Orthodox Easter Monday
Also known as Bright Monday or sometimes Renewal Monday, Orthodox Easter Monday is a holiday celebrated by Orthodox Christians around the world. It officially marks the second day of Easter and is a time for celebration and joy as believers commemorate Christ’s resurrection.
The first use of the term “Easter Monday” dates back to the 15th century, and while it is a religious holiday, it also has secular traditions and festivities. This day features many parades and festivals around the world but is also a day for spiritual reflection, celebration, and renewal.
The History of Orthodox Easter Monday
Although the name Easter Monday was not used in any official religious capacity until the 15th century, the Monday after Easter Sunday has always been seen as an important holiday. The Bible doesn’t explicitly state what happened after Jesus’ resurrection, and there are no specific instructions detailing how Easter Monday should be observed.
Even so, Christian communities around the world have observed this holiday as an extension of Easter. Although spiritual practices regarding this holiday are more stringent in Orthodox Christian communities, it’s still a holiday observed with a bit of levity in most places in the world.
Observing Orthodox Easter Monday
In some countries, Orthodox Easter Monday is observed as an official day off, but in others, it’s not a public holiday. However, in both communities, it’s a day for people to gather together for a festive meal, play traditional games, and engage in egg-rolling competitions.
Egg-rolling competitions symbolize the rock being rolled away from Jesus’ tomb, which is why these competitions are held in so many places in the world. For some cultures, it’s a day for people to visit the graves of their loved ones and pay their respects.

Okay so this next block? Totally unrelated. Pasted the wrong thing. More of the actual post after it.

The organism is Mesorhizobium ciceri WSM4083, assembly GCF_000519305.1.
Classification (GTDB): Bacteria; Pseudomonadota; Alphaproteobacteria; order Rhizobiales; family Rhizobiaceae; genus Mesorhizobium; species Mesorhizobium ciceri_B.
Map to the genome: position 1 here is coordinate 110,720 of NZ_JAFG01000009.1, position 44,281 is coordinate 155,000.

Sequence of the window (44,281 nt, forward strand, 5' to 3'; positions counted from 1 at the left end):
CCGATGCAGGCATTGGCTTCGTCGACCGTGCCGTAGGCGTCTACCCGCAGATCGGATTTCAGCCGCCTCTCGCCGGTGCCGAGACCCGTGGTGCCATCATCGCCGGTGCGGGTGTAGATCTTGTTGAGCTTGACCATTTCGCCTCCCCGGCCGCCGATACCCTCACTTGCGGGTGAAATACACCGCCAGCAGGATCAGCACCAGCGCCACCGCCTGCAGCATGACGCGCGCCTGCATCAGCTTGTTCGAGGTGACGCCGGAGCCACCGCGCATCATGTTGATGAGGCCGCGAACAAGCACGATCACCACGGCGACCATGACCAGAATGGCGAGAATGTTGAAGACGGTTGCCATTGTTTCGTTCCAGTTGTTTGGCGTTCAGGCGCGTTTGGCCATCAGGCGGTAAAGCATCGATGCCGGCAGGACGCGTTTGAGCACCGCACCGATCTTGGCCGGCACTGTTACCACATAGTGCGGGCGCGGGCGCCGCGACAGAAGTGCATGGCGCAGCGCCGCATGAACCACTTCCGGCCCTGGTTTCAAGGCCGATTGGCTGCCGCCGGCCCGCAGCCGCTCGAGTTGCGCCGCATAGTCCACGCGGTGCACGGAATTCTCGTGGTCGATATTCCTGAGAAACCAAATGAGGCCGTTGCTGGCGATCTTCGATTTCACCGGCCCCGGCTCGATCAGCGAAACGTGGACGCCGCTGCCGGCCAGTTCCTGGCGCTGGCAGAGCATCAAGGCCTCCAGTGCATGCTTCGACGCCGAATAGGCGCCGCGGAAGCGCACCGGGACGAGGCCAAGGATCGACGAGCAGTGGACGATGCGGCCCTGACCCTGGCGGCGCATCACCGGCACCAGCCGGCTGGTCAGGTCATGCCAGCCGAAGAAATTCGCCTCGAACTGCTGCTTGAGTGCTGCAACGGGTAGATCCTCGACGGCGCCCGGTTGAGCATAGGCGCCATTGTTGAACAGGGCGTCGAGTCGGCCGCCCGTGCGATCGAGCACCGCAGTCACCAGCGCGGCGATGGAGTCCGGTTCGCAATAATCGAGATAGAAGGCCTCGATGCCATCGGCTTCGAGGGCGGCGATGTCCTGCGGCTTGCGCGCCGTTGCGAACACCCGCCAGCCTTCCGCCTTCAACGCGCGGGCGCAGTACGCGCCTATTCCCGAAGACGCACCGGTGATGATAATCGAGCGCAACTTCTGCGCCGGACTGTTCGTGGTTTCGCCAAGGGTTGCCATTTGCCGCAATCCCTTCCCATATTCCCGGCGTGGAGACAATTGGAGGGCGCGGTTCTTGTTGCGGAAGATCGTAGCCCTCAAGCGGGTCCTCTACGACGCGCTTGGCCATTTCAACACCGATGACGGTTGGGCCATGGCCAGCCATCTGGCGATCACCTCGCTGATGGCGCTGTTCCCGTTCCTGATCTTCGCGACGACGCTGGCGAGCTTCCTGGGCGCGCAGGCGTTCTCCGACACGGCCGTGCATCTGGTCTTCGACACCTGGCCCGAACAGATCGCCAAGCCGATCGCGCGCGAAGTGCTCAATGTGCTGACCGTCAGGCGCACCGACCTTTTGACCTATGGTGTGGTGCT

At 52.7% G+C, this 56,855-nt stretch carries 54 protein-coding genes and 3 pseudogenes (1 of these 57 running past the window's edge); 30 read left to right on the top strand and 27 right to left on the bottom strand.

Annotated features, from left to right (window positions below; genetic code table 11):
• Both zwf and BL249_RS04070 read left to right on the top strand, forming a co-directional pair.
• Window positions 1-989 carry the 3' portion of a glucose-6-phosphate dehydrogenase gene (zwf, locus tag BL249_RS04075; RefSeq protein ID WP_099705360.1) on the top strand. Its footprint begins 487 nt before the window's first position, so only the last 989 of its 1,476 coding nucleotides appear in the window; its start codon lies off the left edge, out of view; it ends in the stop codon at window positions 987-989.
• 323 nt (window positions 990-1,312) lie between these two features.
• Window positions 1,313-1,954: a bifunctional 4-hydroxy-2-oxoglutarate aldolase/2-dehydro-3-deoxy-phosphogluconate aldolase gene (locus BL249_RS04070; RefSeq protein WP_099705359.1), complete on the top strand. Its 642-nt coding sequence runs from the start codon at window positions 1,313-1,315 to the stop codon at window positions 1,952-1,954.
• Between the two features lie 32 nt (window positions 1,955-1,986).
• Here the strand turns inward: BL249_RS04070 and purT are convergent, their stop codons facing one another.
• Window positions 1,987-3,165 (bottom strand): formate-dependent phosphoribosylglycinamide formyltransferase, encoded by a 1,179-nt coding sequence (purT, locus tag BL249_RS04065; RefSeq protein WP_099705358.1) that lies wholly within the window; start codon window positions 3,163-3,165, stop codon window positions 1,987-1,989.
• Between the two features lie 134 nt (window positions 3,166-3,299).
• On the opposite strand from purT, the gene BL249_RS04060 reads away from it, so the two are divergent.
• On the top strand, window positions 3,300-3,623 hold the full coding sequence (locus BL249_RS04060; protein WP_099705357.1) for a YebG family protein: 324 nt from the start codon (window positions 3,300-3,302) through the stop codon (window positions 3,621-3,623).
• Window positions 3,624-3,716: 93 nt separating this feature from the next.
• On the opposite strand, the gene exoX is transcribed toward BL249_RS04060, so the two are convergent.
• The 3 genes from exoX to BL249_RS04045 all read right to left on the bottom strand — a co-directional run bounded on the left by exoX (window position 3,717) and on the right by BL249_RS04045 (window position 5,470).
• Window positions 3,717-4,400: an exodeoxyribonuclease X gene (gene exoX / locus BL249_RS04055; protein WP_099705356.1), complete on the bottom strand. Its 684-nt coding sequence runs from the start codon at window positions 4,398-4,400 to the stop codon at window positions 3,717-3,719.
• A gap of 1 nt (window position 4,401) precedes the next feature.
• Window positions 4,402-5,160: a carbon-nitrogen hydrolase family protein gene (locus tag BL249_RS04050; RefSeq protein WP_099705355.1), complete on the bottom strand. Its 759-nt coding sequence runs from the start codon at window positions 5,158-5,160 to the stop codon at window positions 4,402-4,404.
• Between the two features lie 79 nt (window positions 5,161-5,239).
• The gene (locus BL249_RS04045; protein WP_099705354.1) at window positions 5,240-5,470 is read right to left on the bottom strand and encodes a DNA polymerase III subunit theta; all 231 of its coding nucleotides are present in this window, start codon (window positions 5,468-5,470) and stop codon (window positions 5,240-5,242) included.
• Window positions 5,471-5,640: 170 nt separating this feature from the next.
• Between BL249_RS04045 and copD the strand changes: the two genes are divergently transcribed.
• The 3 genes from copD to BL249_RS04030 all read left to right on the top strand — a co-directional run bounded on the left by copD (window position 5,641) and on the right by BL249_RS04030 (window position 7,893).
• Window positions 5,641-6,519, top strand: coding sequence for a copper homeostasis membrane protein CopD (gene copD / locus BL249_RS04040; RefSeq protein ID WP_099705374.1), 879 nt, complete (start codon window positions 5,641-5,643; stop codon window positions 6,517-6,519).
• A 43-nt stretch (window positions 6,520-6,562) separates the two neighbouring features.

In other countries, it’s customary to have a picnic and play games such as Tavli — a form of Greek Backgammon. Since it’s the beginning of the period after Lent, Orthodox Christians are free to eat the foods they desire on Easter Monday. In countries such as Greece, lamb is a popular dish for this holiday.
It’s typically roasted on a spit and served with a variety of root vegetables such as potatoes, parsnips, and turnips. In other countries such as Russia, a traditional Orthodox Easter Monday meal is served with Paskha, a sweet cheese dish made with butter, eggs, curd cheese, and sugar.
In Romania, red eggs and roasted lamb are traditional dishes that are not only delicious but also symbolic of Christ’s resurrection. Regardless of the traditions behind the meals observed on this holiday, one thing is certain: this is a time of the year to gather with friends and family members and to share food.
It’s also a day of joy and togetherness and a symbolic beginning of spring’s renewal, both in a very real sense and in a spiritual sense. Everyone observing this holiday can spread their joy to others by using the hashtags #OrthodoxEasterMonday, #BrightMonday, or #RenewalMonday on social media.